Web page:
When scrolling through a list of master’s degrees in education, it's easy to get confused. Whether you already have teaching experience or have just earned your undergraduate degree, earning a Master of Education (MEd) or Master of Arts in Teaching (MAT) may help you expand your knowledge and jumpstart your career.
The problem is that there are so many options.
Luckily, we’ve broken down the types of master's degree programs available in education and offer a couple programs in each field to help you find the perfect program for you!
|Education Master's Program||Possible Specializations|
|George Washington University||MEd in Curriculum and Instruction||Reading and literacy, elementary education, secondary education|
|Ashford University||Online Masters in Curriculum and Instruction||Instructional strategies|
|West Virginia University||MA in Elementary and MA in Secondary Education||Dual MA and certification track, Advanced MA in Elementary|
|Walden University||Masters in K-12 Education||STEM learning, special education, elementary literacy|
|Purdue Global University||MS in Higher Education||college administration, leadership, college teaching, student affairs|
|Canisius College||MS in Higher Education and Student Affairs Administration||higher education, student administration|
|Notre Dame de Namur University||MA in School Administration||legal, social, political aspects of education|
|Fairleigh Dickinson University||MA in Educational Leadership||Educational Leadership|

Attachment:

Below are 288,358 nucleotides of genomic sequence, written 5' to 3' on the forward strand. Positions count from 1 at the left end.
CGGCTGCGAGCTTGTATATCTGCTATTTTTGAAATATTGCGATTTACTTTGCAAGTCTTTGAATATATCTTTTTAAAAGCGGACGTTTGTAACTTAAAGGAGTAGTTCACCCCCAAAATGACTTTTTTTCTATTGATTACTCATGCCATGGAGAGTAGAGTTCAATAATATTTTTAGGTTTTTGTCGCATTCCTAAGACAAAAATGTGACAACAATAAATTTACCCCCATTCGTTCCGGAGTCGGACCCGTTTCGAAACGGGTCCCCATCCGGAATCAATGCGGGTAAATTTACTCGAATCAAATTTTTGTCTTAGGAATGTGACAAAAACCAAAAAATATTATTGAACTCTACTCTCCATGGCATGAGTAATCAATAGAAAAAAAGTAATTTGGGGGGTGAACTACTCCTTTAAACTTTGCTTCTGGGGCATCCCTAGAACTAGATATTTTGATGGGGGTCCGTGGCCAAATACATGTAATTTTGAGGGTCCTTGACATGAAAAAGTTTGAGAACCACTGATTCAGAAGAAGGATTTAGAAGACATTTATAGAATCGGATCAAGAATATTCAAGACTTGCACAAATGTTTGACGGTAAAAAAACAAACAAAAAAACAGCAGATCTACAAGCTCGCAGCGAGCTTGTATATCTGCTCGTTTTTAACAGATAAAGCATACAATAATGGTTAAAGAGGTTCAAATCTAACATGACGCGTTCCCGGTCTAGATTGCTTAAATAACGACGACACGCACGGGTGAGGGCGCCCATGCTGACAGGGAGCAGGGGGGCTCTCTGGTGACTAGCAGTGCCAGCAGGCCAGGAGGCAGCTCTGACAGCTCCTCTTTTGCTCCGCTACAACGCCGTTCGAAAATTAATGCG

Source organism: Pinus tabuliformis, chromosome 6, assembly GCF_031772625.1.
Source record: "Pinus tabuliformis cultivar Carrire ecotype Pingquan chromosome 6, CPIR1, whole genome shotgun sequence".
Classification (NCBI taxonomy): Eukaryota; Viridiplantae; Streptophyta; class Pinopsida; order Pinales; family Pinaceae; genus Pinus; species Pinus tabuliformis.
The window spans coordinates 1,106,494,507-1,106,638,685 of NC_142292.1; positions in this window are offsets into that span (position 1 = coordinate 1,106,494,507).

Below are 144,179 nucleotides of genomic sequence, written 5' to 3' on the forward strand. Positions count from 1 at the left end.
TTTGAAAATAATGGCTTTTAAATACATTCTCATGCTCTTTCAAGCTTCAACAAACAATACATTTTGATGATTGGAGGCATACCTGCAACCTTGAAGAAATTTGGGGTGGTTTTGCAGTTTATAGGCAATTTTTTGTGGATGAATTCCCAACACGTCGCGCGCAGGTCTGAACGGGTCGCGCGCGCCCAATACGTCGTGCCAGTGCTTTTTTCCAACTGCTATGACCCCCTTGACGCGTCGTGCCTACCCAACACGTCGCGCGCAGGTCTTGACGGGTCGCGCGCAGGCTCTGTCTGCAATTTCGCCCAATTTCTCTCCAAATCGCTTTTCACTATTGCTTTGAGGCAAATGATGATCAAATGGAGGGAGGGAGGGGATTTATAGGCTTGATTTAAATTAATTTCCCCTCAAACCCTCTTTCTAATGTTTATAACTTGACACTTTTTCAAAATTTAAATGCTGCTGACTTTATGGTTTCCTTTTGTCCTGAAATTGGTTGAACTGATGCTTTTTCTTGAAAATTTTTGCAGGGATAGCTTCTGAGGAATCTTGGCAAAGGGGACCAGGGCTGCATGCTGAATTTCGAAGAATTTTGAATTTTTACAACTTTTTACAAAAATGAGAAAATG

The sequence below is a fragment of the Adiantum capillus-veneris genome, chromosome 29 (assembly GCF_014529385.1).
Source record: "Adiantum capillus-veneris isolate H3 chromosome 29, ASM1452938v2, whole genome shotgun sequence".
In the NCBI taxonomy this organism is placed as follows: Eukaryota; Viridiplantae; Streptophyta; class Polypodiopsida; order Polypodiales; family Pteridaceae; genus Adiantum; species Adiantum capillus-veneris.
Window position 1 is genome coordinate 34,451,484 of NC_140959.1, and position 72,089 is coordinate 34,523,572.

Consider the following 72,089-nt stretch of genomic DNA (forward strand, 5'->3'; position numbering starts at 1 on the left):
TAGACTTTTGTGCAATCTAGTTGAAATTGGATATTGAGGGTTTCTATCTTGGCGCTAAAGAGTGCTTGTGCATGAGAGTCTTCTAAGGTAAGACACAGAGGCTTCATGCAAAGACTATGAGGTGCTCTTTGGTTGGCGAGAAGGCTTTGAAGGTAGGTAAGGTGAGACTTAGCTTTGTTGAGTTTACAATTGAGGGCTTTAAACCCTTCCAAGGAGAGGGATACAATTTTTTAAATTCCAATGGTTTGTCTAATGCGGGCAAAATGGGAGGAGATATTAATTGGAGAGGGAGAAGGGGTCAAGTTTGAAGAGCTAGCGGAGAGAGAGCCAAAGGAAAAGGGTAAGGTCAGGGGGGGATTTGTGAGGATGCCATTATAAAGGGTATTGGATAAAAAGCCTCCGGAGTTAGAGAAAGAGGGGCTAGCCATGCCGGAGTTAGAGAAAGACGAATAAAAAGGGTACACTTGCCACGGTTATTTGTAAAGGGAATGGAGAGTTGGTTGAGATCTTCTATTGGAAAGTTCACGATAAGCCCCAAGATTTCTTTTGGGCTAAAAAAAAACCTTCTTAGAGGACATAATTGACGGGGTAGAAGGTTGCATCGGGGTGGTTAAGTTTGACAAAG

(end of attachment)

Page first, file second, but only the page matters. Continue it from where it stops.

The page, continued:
|Colorado State University - Global Campus||MEd in Education and Human Resources Studies||Adult education and training specialization|
|Northcentral University||Adult Learning and Workforce Education Master's||Adult learning|
There are many different types of master’s degrees in education and even more specializations and concentrations. One of the best ways to make sense of all these options is to think about your professional goals and what you're trying to accomplish before you earn your master in education.
Are you looking to shape educational policy or simply strengthen your classroom prowess? Either way, there are masters in education options for you.
Check out the list of online and on-campus programs below to compare the different types of MEd programs.
If you’re interested in educational theory and want to help other educators be as effective as possible, MEd, MS, or MAT in curriculum and instruction programs analyze the elements to create and teach effective curriculum.
Students in a masters in curriculum and instruction program analyze how to design, implement, and assess the effectiveness of course series and curricula. You’ll study how to analyze school-wide test results and other student achievement data.
You’ll also examine how to design instruction for specific areas of study, such as STEM disciplines, or for student populations with specific needs, such as English language learners or students with individualized education programs (IEPs).
Your specific curriculum will be determined by your area of study, but there are several core courses you can expect, such as:
Data analysis is an important component in the field, as professionals track the success, or lack thereof, of curriculum-based data. As a result, many programs include statistics requirements.
Check out some of the curriculum and instruction partner programs below.
The MEd in Curriculum and Instruction at George Washington is designed to accommodate working professional schedules, as there is a rolling start in the fall, spring, or summer semesters, and classes meet once per week in the late afternoon or evening.
In addition to three core courses, students select an individual track in one of four areas:
The online masters in curriculum and instruction at Ashford University is designed to be completed in 15 months, one six-week course at a time. This flexible program offers 24/7 tech support and prepares students to collaborate, create, implement, and evaluate instructional strategies in a range of educational environments.